Senator seeking admin records on Trump’s sale of Palm Beach mansion to Russian


A senator is asking the Treasury Department to turn over records of a lucrative real estate sale Donald Trump made to a Russian billionaire as the Senate Finance Committee looks into Trump’s ties to Russians.

Sen. Ron Wyden, the committee’s ranking member, on Friday requested the financial records of the sale of Trump’s former estate in Palm Beach to Dmitry Rybolovlev.

Wyden’s letter outlined how Donald Trump bought a 6.3-acre property in Florida for $41.35 million in 2004 and then sold that property to a company owned by the businessman four years later. The sale price to Rybolovlev more than doubled Trump’s initial investment, to $95 million. The property’s appraisal in 2008 fell short of that sale price by $30 million, Wyden said.

“In the context of the President’s then-precarious financial position, I believe that the Palm Beach property sale warrants further scrutiny,” the Oregon Democrat wrote. “It is imperative that Congress follow the money and conduct a thorough investigation into any potential money laundering or other illicit financial dealings between the President, his associates, and Russia.”

As ranking member, Wyden has the right to ask for these documents, and some of his past efforts to receive Trump-related records from Treasury have produced results. Still, Wyden’s letter doesn’t carry the weight of a bipartisan request or one from the majority. Republicans on Capitol Hill have shown little interest in investigating Trump’s finances.

The Palm Beach estate, called Maison de L’Amitie, sat vacant for years until Rybolovlev resold the land in parcels. He sold one of the three parcels for $37 million and another for $34.34 million, the South Florida Business Journal reported in October, meaning he would need to sell the remaining parcel for about $24 million to surpass the purchase price.

Trump previously acknowledged the sale of the estate as one of his few financial links to Russia.

“You know, the closest I came to Russia, I bought a house a number of years ago in Palm Beach, Florida,” Trump said at a press conference in July 2016. “Palm Beach is a very expensive place. There was a man who went bankrupt, and I bought the house for $40 million, and I sold it to a Russian for $100 million, including brokerage commissions. So I sold it. So I bought it for 40 (million), I sold it for 100 (million) to a Russian.”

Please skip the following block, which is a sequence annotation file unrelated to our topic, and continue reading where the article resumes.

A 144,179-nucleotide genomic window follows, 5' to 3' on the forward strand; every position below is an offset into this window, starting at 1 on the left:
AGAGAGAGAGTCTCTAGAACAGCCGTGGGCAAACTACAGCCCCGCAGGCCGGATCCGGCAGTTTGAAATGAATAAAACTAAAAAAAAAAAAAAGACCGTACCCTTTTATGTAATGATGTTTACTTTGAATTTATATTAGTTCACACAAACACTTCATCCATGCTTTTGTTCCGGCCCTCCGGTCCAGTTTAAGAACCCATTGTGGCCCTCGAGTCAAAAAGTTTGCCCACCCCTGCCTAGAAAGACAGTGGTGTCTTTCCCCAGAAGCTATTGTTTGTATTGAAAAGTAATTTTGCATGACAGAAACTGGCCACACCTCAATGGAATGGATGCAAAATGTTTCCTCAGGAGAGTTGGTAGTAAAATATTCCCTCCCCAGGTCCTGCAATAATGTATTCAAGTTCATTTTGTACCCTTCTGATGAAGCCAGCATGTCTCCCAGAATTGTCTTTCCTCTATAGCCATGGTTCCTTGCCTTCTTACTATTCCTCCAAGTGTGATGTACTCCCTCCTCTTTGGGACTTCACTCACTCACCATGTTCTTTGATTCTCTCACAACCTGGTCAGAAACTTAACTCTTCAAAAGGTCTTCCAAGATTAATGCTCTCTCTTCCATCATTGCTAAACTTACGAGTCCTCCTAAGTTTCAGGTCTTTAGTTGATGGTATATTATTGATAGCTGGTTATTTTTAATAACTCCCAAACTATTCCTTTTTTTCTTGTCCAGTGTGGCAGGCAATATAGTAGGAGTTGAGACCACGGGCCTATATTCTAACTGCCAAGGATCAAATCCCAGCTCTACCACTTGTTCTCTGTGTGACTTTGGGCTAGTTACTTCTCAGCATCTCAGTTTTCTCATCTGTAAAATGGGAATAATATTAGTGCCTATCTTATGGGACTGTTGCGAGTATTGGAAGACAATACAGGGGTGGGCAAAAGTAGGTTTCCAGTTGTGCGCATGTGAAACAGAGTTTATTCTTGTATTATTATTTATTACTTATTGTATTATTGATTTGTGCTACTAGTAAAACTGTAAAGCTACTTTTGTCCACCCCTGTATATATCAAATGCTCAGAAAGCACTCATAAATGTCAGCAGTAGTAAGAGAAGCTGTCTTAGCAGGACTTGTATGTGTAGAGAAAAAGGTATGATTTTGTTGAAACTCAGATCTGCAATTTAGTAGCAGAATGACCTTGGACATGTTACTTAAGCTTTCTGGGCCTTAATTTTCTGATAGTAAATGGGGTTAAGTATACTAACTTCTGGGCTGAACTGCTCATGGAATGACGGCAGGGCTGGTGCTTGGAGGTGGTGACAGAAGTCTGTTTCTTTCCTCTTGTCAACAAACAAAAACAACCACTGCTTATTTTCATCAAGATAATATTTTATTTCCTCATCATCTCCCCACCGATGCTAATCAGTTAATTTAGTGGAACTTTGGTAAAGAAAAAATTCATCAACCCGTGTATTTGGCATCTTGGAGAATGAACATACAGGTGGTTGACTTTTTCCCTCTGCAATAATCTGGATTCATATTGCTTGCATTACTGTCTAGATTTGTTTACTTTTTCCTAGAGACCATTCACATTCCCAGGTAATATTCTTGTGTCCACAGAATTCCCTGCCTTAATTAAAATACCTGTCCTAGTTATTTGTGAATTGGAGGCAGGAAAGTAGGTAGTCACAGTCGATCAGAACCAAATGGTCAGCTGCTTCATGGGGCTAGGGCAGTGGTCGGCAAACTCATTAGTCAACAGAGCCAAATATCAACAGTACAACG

In later interviews, Trump said he bought the property at a bankruptcy auction and mentioned Rybolovlev’s wealth, which Forbes says is currently $6.8 billion.

“I never met him,” Trump said in an interview with Politico, referring to Rybolovlev. “He was represented by a broker. … I heard good things about him in many ways, and about his family. … He just happened to be from Russia. He’s a rich guy from Russia.”

Aside from the real estate deal, Rybolovlev’s general whereabouts have crossed paths with Trump’s a few times. Late in the 2016 presidential campaign that year, Rybolovlev’s plane intersected twice with Trump’s when it was spotted in two US cities where Trump was campaigning, in Charlotte, North Carolina, and in Las Vegas, according to McClatchy.

Spokespeople for Trump and Rybolovlev say they have never met in person. Rybolovlev says he was in the US on business and the overlaps were a “pure coincidence.” The Trump campaign said at the time that it was unaware of the Russian’s presence.

Rybolovlev was named in a list of Russian oligarchs released late last month by the Treasury Department. Nearly 100 wealthy and well-connected Russians were placed on the list because of “their closeness to the Russian regime and their net worth,” the department said.

Bloomberg News report in July said Mueller was examining the transactions between Trump and Russians, including the Palm Beach estate sale.

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